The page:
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ABSTRACT: INTRODUCTION: Neural tube defects are the second most common congenital anomaly in the United States, although their incidence may be decreased by periconception folic acid supplementation. A new oral contraceptive containing drospirenone and ethinyl estradiol plus levomefolate calcium was formulated to decrease the risk of neural tube defects in pregnancies conceived while taking or shortly after discontinuing this pill. AREAS COVERED: Because of its novelty, very few studies have been performed to evaluate the efficacy, side effects and safety related to contraception, premenstrual dysphoric disorder and acne; therefore, literature evaluating similar contraceptives without levomefolate is reviewed. Additionally, we review studies evaluating the addition of levomefolate calcium to oral contraceptives containing 3 mg drospirenone and either 20 or 30 μg ethinyl estradiol. To date, no study has been performed to evaluate the effect this new oral contraceptive has on reducing the incidence of neural tube defects. EXPERT OPINION: This new pill has similar contraceptive efficacy, side effect, safety and benefits profile to other drospirenone-containing contraceptives. While also approved to prevent neural tube defects, no studies validate this claim and physician time is better spent counseling women, regardless of contraceptive choice, on the importance of folic acid supplementation during the child-bearing years.
Expert Opinion on Pharmacotherapy 08/2011; 12(15):2403-10. DOI:10.1517/14656566.2011.610791 · 3.53 Impact Factor
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ABSTRACT: Despite the institution of mandatory folic acid fortification in the US, folate deficiencies still occur and are associated with an increased risk of several conditions. Since little is known regarding the relationship between folate status and other clinical, demographic, and healthcare-related characteristics, the objective of the study was to compare healthcare-related characteristics among US child-bearing age women with low vs normal red blood cell (RBC) folate levels.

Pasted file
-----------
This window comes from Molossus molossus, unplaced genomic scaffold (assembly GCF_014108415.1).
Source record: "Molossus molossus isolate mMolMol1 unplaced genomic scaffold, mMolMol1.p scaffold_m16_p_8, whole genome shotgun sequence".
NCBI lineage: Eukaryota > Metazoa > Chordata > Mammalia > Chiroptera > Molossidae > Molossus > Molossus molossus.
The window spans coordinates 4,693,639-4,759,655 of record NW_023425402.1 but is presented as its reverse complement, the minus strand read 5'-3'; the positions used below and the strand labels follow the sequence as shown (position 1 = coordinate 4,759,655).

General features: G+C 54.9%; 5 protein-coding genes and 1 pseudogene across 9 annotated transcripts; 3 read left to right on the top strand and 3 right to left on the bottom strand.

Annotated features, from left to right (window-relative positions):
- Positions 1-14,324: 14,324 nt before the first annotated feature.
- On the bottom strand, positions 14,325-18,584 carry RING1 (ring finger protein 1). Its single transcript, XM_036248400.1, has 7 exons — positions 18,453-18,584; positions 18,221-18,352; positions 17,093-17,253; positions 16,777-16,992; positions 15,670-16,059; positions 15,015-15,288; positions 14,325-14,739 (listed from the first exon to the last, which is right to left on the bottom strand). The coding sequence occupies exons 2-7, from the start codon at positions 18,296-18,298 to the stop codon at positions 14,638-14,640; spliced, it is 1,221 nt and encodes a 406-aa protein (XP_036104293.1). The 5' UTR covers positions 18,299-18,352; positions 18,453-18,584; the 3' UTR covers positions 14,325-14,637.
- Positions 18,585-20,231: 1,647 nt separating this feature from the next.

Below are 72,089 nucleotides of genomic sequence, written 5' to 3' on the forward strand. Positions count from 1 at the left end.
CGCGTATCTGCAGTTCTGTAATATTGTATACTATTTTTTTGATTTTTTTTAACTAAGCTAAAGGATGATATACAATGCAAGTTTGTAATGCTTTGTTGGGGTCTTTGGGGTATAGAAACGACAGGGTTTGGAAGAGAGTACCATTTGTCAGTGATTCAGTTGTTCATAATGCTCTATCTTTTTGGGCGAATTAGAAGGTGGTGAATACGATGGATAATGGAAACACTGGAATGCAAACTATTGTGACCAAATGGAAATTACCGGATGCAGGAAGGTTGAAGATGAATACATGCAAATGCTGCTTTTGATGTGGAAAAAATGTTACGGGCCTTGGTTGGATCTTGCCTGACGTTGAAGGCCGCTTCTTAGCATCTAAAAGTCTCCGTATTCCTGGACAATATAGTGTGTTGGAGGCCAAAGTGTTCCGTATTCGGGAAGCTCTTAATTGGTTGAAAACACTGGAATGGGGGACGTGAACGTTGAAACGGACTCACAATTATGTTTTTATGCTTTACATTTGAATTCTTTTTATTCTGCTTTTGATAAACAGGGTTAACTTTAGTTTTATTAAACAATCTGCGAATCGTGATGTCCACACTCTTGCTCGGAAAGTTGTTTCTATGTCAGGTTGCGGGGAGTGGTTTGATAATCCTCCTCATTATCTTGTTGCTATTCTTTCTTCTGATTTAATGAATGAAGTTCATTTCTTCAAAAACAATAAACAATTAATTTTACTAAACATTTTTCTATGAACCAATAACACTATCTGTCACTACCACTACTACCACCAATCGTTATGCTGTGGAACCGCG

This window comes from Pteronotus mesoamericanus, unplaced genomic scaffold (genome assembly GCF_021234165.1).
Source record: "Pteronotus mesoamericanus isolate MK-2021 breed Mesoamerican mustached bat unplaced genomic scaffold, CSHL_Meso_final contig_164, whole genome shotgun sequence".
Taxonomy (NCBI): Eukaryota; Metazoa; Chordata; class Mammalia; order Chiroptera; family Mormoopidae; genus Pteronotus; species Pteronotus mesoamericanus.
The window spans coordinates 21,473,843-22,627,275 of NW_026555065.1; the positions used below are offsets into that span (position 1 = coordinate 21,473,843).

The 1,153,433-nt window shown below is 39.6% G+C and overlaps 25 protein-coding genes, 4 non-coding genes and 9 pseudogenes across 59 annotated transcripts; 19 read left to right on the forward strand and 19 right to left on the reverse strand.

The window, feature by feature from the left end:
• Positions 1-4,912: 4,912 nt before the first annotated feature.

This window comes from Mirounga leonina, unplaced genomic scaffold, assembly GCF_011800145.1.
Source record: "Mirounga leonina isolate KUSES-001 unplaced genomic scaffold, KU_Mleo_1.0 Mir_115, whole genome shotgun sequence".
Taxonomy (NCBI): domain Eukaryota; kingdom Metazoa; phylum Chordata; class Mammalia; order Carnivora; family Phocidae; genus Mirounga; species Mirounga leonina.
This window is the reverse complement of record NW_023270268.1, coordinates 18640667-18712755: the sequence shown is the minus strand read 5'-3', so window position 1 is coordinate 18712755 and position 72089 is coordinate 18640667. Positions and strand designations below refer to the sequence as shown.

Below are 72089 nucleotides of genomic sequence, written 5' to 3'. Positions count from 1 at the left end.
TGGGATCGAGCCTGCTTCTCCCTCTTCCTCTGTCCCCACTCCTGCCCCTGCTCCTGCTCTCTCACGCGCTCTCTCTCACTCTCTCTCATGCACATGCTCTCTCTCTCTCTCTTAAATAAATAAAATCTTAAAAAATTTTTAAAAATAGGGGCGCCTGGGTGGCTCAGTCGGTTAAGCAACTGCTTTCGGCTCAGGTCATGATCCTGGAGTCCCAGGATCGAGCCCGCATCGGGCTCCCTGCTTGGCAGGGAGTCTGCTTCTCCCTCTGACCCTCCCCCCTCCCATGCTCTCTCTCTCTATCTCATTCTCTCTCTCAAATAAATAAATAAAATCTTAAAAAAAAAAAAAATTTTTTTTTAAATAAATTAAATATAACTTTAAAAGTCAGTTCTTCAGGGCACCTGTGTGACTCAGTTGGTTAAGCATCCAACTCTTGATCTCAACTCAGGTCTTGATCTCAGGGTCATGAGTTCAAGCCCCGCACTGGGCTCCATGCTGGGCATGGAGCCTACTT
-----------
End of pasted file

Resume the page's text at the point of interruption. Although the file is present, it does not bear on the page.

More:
Data from the 2003-2006 National Health and Nutrition Examination Survey (NHANES) were used to conduct a retrospective cohort study. Women (aged 18-45 when surveyed) were categorized in two cohorts for comparison: normal RBC folate level (≥ 140 ng/ml, NFL) and low RBC folate level (<140 ng/ml, LFL).
Of the 2816 subjects, 5.9% were assigned to the LFL cohort and were significantly younger (28 vs 30 years, p=0.01); a greater proportion were 18-25 years old (55.7% vs 39.9%, p<0.001) or African-American (55.1% vs 22.3%, p<0.01). A lower proportion of LFL women were insured (67.3% vs 75.5%, p=0.01) with low rates of private insurance (39.5% vs 53.1%, p<0.01), while Medicaid/SCHIP coverage was similar (16.8% vs 15.1%, p=0.56). Predictors of low folate levels included aged 36-45 years (OR: 2.14 [95% CI: 1.04, 4.39]) and never being married (2.65 [1.34, 5.24]), while a household income ≥ $75,000 reduced the likelihood of having low folate levels (0.20 [0.06, 0.73]).
The proportion of women with low folate levels was small, with the sample size limiting the ability to adjust for other factors during analysis. Medical histories were based on patient interviews and are subject to recall bias.
LFL women are younger and have low rates of private insurance coverage compared to women with normal folate levels. Differences in age, marital status, and household income are associated with folate status.
Journal of Medical Economics 03/2012; 15(5):807-16. DOI:10.3111/13696998.2012.680997 · 1.58 Impact Factor